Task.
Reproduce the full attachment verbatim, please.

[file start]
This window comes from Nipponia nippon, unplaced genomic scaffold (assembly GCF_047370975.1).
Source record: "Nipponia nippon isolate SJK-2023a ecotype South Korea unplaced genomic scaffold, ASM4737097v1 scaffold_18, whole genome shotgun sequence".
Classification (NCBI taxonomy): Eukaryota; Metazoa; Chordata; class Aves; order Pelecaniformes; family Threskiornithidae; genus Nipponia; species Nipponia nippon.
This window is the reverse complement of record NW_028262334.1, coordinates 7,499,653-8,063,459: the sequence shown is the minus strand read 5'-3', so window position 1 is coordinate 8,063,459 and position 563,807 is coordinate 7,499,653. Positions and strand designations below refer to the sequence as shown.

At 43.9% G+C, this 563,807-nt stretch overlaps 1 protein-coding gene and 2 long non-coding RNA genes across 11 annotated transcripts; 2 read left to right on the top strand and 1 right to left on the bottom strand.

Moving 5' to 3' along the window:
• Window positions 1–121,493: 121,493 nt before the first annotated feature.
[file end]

This window comes from Nipponia nippon, unplaced genomic scaffold (assembly GCF_047370975.1).
Source record: "Nipponia nippon isolate SJK-2023a ecotype South Korea unplaced genomic scaffold, ASM4737097v1 scaffold_18, whole genome shotgun sequence".
Classification (NCBI taxonomy): Eukaryota; Metazoa; Chordata; class Aves; order Pelecaniformes; family Threskiornithidae; genus Nipponia; species Nipponia nippon.
This window is the reverse complement of record NW_028262334.1, coordinates 7,499,653-8,063,459: the sequence shown is the minus strand read 5'-3', so window position 1 is coordinate 8,063,459 and position 563,807 is coordinate 7,499,653. Positions and strand designations below refer to the sequence as shown.

At 43.9% G+C, this 563,807-nt stretch overlaps 1 protein-coding gene and 2 long non-coding RNA genes across 11 annotated transcripts; 2 read left to right on the top strand and 1 right to left on the bottom strand.

Moving 5' to 3' along the window:
• Window positions 1–121,493: 121,493 nt before the first annotated feature.